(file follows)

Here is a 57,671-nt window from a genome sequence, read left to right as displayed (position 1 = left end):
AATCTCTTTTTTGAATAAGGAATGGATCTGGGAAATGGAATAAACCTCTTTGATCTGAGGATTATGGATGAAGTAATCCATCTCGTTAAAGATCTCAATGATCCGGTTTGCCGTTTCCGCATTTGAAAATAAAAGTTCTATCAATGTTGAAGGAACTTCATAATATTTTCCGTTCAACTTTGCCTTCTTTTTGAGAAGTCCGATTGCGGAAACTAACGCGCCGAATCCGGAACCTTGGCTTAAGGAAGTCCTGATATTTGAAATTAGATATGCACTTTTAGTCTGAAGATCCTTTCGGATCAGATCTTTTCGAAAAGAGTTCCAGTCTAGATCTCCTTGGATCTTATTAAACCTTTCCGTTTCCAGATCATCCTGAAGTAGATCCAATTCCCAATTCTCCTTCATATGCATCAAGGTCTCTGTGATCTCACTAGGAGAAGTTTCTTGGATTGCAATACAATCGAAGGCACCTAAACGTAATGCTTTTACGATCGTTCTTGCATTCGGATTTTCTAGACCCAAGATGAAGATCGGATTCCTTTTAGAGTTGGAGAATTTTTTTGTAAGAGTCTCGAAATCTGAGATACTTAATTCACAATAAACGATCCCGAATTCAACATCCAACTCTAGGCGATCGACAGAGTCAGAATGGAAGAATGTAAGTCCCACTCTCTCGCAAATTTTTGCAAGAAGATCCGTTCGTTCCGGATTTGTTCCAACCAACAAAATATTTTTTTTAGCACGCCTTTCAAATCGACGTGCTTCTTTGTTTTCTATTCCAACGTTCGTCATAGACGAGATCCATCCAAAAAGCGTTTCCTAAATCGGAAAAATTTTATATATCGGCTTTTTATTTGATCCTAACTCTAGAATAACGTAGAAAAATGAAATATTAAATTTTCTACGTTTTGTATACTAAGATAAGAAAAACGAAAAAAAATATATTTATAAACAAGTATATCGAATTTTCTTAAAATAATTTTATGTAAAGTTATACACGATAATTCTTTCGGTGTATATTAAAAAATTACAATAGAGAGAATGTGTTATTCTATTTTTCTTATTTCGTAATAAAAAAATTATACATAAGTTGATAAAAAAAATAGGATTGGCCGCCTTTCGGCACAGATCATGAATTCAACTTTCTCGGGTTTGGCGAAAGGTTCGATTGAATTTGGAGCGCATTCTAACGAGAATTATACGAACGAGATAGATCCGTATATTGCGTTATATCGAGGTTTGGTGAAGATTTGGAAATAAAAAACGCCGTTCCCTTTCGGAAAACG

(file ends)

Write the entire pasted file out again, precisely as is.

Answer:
Here is a 57,671-nt window from a genome sequence, read left to right as displayed (position 1 = left end):
AATCTCTTTTTTGAATAAGGAATGGATCTGGGAAATGGAATAAACCTCTTTGATCTGAGGATTATGGATGAAGTAATCCATCTCGTTAAAGATCTCAATGATCCGGTTTGCCGTTTCCGCATTTGAAAATAAAAGTTCTATCAATGTTGAAGGAACTTCATAATATTTTCCGTTCAACTTTGCCTTCTTTTTGAGAAGTCCGATTGCGGAAACTAACGCGCCGAATCCGGAACCTTGGCTTAAGGAAGTCCTGATATTTGAAATTAGATATGCACTTTTAGTCTGAAGATCCTTTCGGATCAGATCTTTTCGAAAAGAGTTCCAGTCTAGATCTCCTTGGATCTTATTAAACCTTTCCGTTTCCAGATCATCCTGAAGTAGATCCAATTCCCAATTCTCCTTCATATGCATCAAGGTCTCTGTGATCTCACTAGGAGAAGTTTCTTGGATTGCAATACAATCGAAGGCACCTAAACGTAATGCTTTTACGATCGTTCTTGCATTCGGATTTTCTAGACCCAAGATGAAGATCGGATTCCTTTTAGAGTTGGAGAATTTTTTTGTAAGAGTCTCGAAATCTGAGATACTTAATTCACAATAAACGATCCCGAATTCAACATCCAACTCTAGGCGATCGACAGAGTCAGAATGGAAGAATGTAAGTCCCACTCTCTCGCAAATTTTTGCAAGAAGATCCGTTCGTTCCGGATTTGTTCCAACCAACAAAATATTTTTTTTAGCACGCCTTTCAAATCGACGTGCTTCTTTGTTTTCTATTCCAACGTTCGTCATAGACGAGATCCATCCAAAAAGCGTTTCCTAAATCGGAAAAATTTTATATATCGGCTTTTTATTTGATCCTAACTCTAGAATAACGTAGAAAAATGAAATATTAAATTTTCTACGTTTTGTATACTAAGATAAGAAAAACGAAAAAAAATATATTTATAAACAAGTATATCGAATTTTCTTAAAATAATTTTATGTAAAGTTATACACGATAATTCTTTCGGTGTATATTAAAAAATTACAATAGAGAGAATGTGTTATTCTATTTTTCTTATTTCGTAATAAAAAAATTATACATAAGTTGATAAAAAAAATAGGATTGGCCGCCTTTCGGCACAGATCATGAATTCAACTTTCTCGGGTTTGGCGAAAGGTTCGATTGAATTTGGAGCGCATTCTAACGAGAATTATACGAACGAGATAGATCCGTATATTGCGTTATATCGAGGTTTGGTGAAGATTTGGAAATAAAAAACGCCGTTCCCTTTCGGAAAACG